13 Best Spring Flowering Bulbs

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After a long colorless winter, spring means flowers. And among the best spring flowers, bulbs are a gardener’s not-so-secret weapon. Because the bulbs are perennial and come back year after year, you can enjoy them year after year.Plants such as grape hyacinths are also naturalized.

One important thing to remember about most spring-flowering bulbs (and related types of bulb-like structures such as corms, tubers, and rhizomes) is that they must be planted in the fall in order to produce flowers the following spring. It means that you have to Usually, the bulbs can be planted as long as the ground is not frozen, so it’s early October to mid-December in most of the country. Also, make sure the bulbs you buy can survive the winter in your USDA Hardiness Zone. (Find your zone here.)

But if you forgot to plant spring-blooming bulbs last fall, don’t worry! Spring is a great time to buy bulbs. See the bulbs blooming to learn what you like and order early from our online nurseries to find the widest selection. Plus, there are only a limited number of bulbs available in any given year, so pre-ordering is wise (you can’t just “get more”). Vendors will ship the bulbs to you when it’s time to plant them in your area.

Ahead, our favorite flowering bulbs to make your garden a spring showpiece:

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A relative of the amaryllis, when there’s still snow on the ground in early spring, these petite, attractive white flowers with nodding heads appear. Snowdrops are deer and rodent resistant, so they are a good choice if hungry garden visitors tend to eat other bulbs.

USDA Hardiness Zones 3-7

Read more: How to Plant and Care for Galanthus, or Snowdrop Flowers

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If planted in warm climates in the fall, it will produce spectacular flowers in early spring. In colder climates, it can be planted in spring for early summer flowers (although the corms must be dug up before winter and replanted next year, as they cannot withstand prolonged freezing temperatures).

USDA Hardiness Zones 7-11

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These majestic flowers are a must-have for your spring garden. Tulips come in every imaginable hue and bloom in early, mid or late spring depending on the variety. There are also double-flowered and frilled flowers. Most types of tulips bloom best in the first year and taper off after that. However, some types, such as the Darwin hybrids, usually come back for several years.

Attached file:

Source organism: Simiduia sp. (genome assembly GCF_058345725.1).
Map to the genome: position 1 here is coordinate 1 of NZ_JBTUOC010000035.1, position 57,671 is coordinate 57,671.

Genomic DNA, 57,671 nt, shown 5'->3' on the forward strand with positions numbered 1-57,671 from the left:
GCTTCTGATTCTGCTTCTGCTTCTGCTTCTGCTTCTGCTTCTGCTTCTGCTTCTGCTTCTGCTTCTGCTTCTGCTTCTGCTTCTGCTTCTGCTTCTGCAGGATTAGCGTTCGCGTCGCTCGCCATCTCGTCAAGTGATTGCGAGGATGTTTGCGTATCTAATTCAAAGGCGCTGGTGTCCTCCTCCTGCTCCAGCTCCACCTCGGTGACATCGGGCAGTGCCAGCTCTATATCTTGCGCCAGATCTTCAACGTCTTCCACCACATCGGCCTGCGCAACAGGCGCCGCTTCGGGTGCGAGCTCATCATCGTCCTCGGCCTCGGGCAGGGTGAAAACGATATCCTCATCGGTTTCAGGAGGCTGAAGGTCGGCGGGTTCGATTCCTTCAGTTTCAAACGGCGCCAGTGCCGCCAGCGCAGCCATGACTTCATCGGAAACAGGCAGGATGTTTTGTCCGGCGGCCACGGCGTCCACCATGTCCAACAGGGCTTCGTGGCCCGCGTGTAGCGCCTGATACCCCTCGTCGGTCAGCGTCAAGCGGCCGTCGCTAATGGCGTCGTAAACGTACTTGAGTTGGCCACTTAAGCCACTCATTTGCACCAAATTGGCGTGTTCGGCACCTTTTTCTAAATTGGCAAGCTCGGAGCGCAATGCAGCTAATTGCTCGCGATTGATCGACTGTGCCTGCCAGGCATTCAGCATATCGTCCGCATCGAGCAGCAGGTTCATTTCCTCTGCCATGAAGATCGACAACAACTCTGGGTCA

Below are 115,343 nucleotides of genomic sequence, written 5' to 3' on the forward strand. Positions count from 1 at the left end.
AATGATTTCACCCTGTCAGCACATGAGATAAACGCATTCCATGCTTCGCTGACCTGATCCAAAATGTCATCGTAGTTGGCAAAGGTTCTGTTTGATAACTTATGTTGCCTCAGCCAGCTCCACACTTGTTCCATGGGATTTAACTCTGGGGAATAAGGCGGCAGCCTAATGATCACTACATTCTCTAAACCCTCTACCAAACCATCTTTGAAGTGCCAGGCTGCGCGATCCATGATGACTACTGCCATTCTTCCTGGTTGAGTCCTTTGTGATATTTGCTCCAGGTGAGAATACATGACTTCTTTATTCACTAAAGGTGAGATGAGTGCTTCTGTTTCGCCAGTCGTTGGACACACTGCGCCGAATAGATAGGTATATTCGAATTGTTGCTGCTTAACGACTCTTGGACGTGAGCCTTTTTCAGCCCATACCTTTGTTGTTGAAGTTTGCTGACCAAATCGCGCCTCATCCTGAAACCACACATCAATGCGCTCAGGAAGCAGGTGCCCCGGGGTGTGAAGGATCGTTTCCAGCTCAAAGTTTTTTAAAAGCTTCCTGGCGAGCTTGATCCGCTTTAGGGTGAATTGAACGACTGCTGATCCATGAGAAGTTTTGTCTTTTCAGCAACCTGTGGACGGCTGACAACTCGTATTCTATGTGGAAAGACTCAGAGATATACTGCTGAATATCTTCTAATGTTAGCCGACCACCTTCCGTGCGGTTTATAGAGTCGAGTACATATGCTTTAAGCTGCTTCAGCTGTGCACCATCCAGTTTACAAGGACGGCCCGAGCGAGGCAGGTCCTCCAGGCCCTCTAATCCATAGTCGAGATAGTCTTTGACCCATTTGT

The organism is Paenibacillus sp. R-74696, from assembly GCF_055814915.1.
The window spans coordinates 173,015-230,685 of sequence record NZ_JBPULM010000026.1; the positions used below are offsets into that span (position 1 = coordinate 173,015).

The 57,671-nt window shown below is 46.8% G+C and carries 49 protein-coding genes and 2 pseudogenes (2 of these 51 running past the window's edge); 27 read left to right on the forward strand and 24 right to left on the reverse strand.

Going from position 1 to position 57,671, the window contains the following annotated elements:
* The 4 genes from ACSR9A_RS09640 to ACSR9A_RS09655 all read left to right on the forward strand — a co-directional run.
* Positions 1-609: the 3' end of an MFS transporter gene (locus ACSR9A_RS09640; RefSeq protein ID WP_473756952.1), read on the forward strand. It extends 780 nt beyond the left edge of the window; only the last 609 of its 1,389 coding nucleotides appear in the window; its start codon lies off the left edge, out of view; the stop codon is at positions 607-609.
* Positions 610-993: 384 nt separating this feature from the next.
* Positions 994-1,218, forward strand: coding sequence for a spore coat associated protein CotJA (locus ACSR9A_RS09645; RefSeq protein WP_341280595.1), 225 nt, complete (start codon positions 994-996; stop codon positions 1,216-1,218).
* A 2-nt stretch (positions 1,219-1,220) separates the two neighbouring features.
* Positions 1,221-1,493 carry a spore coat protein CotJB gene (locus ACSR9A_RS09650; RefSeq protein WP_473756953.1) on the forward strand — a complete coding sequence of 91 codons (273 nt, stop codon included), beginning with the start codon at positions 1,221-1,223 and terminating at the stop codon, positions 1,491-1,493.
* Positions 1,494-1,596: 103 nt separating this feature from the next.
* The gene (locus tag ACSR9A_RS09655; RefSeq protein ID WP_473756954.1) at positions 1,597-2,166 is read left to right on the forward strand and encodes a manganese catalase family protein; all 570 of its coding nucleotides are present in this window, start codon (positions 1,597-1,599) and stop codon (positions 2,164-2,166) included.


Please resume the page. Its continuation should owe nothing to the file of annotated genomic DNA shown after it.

Read more: 19 Facts Every Tulip Lover Should Know

USDA Hardiness Zones 3-8

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The strong scent of these beautiful, hardy spring-flowering bulbs makes them well worth planting. It comes in various shades of blue, white and pink, blooms in mid to late spring and gives reliable return performance for many years. Rodents tend to leave them alone.

USDA Hardiness Zones 3-8

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These adorable flowers look like their full-sized hyacinth little brothers. It has a mild grape-like scent and makes a beautiful plant for rock gardens and the edges of beds and sidewalks.

USDA Hardiness Zones 3-8

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These unique flowers have large nodding bell-shaped flowers above the grassy foliage. They are very striking in appearance, with unique shapes and colors ranging from checkered to bright orange to deep purple.

USDA Hardiness Zones 3-7

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The lively little heads of crocuses often appear when the snow is still on the ground. They come in a variety of bright shades, from the purest white to deep purple. However, since they are a delicacy for digging rodents such as chipmunks, plant them with other tasteless bulbs such as daffodils to avoid feeding exclusively to rodents in your neighborhood.

USDA Hardiness Zones 3-8

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Tiny white bells on arching stems make these delightful flowers just right for sidewalk edging.

USDA Hardiness Zones 3-8

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These beloved flowers pop from the slender, sword-like leaves that produce orchid-like blooms in mid to late spring. They make excellent cut flowers and come in a variety of colors such as white, yellow, and amethyst.

USDA Hardiness Zones 5-8

buy dutch iris

Sunny yellow daffodils herald the arrival of spring. These are some of the most carefree and reliable bulbs. In addition, rodents and deer avoid them. They bloom early, mid-season, or late in the season, depending on the variety, and range from a few inches to about two feet in height.

USDA Hardiness Zones 3-9

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Alliums are striking globular flowers that make a striking accent in spring beds. Rodents tend to leave allium alone. Their height ranges from a few inches to a few feet.

USDA Hardiness Zones 4-9

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From late spring to early summer, beautiful frilled flowers that look like paper bloom. The roots should be planted in the fall, but some varieties can be planted in the spring.

USDA Hardiness Zones 3-9

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